Funny, that actually went about as well as I could’ve realistically hoped. TGC had been on my to-do list for a couple of years now. Friends’ descriptions intrigued me, and I found the surface-level details to be attractive: a route that logically traverses a geographic feature (the entire island!), travel to a foreign land, high-level competition, a long but still sub-100mi distance. Nevertheless, I barely made the trip due to a lingering shin twinge that left me woefully underprepared for so much running so early in the season. However, when my shin showed signs of affirmative health two weeks before race day, I put my faith in my consistent uphill skiing over the past two months and several reports that the track was steep and technical (i.e. giving me lots of hiking breaks), and began making some last-minute plans to race. Continue reading
Guest UD Blogger: RunAroundaRoo’s Heidi Kumm about Jeremy Ebel’s Adventurous Training Run Over the Western Slope, essentially from Boulder to Winter Park as the crow flies!
There are a few reasons to head into the wilderness with a pack full of gear, a compass and a map but this particular trip had a very specific purpose – navigation and misery training for the Barkley Marathons.The Barkley Marathons is really just one race; a one of a kind 100 mile ultra meant to test your mental tenacity and technical skills.
In short, the race is set up rather sadistically – you receive a transposed course map to study the night before the race then head to your tent just waiting for the conch shell to blare your wake-up call. An hour later you’re at the start line of a race fewer than 20 people have completed even though hundreds have started, just waiting for the race director’s cigarette to burn out. Then you’re off, headed into the Tennessee brambles in search of a book where you’ll rip out one page to prove you found it. You get no GPS, no outside help, no aid stations as you navigate from one book to another, for a total of five loops if you’re lucky [?!] enough to complete the race. It is just you, your compass, your interpretation of the map and the razor sharp briars around you.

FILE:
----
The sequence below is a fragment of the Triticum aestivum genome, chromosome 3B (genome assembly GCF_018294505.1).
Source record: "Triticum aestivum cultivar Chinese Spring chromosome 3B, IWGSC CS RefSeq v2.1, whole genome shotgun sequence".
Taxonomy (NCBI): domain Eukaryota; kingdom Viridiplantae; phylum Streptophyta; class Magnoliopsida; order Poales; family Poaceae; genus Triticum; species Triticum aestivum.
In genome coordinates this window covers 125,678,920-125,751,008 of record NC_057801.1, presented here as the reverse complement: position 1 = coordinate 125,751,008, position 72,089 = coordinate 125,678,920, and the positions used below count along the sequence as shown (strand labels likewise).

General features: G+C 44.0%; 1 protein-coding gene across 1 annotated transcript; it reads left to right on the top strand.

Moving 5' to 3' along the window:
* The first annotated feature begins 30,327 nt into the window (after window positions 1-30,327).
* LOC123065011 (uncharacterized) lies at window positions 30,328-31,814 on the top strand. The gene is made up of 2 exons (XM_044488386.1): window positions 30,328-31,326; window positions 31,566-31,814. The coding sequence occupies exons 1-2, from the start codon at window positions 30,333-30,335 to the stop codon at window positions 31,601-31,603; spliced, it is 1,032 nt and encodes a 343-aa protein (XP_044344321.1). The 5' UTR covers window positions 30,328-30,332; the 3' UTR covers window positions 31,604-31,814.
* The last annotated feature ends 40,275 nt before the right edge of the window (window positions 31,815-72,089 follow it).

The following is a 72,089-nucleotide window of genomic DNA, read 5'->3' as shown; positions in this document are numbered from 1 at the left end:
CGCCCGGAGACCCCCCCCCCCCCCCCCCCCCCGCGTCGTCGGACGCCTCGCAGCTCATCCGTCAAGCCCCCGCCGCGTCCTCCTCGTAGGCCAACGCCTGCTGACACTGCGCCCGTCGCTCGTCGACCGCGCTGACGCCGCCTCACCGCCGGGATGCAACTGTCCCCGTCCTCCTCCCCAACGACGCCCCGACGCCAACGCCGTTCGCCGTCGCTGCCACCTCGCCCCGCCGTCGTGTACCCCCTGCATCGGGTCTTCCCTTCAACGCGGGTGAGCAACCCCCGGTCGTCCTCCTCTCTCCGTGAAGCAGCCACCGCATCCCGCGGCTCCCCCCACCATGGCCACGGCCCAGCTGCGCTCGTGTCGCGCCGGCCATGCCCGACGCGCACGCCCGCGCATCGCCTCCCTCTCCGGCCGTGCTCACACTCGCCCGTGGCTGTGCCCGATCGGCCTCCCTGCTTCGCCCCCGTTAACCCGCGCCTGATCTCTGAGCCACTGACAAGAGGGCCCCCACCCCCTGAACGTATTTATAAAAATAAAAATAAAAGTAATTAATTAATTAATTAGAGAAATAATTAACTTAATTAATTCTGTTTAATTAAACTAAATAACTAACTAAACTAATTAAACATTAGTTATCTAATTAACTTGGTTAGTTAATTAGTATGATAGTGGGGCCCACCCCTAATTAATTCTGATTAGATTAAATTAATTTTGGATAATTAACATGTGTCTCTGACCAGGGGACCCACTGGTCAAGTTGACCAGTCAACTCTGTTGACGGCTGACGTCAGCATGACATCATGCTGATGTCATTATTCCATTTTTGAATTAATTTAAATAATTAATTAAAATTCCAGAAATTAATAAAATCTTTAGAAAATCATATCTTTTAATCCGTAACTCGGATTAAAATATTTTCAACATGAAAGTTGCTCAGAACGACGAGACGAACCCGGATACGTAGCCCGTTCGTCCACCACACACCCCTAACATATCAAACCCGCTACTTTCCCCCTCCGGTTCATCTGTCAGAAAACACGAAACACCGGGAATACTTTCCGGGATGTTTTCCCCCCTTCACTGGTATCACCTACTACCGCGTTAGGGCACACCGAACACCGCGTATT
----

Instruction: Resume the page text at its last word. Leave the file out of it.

In late October 2001 I was on I-70 driving east through the Eisenhower Tunnels with three fellow Colorado College freshmen. Our destination that evening was the Grays and Torreys trailhead, just a few miles down the hill (they would become only my 2nd and 3rd 14ers the next day; I’d been living in Colorado for all of two months), but as we emerged from the tunnel and glanced to our right, the driver immediately exited the freeway and careened into the Loveland Ski Area parking lot. One lift was running, two runs were open (due to copious manufactured snow), the cost was free (seriously, who would charge for less than an hour of artificial snice?) and the bed of our truck just happened to be lined with approximately half a dozen pairs of skis because, Colorado.
On a crisp early fall day Stephanie said, “Let’s go someplace warm this winter and do a long hike.” This seemed like a good idea, but didn’t take root until a while later when I got the flu for 2 weeks, giving me nothing to do but dig into the details of a trip plan. I could think of only one thing that interested me: traversing New Zealand’s South Island via the Te Araroa (Maori for “The Long Pathway”). This route, which was finally linked only in 2011, runs the length of both islands, but we didn’t have time for the full 3000 km. The 1300 km (800 miles) of the TA on the SI would be most suited to our tastes: rugged, remote, and wild.
“TA SI SOBO” was born: “Te Araroa, South Island, SouthBound” (Thru-hikers are as efficient with their jargon as they are with their hiking!)
2015 marks our 30th year of making hydration products for the self propelled athlete, hence the UDXXX theme! We are really excited about this year and have a lot of new and innovative ideas percolating. Stay tuned for a year full of celebrating where we’ve been and also where we are headed.
If you have memories of using UD products or photos from “back in the day” we’d love you to share them. We’ll be using the hashtag #UDXXX via Instagram and Twitter over the next year to call out fun retro photos, memories and historical UD facts.
There’s a limit on how fast you can drive a car—even when there’s no police in sight, as Dimity recently relearned. (Dang those hidden cameras!)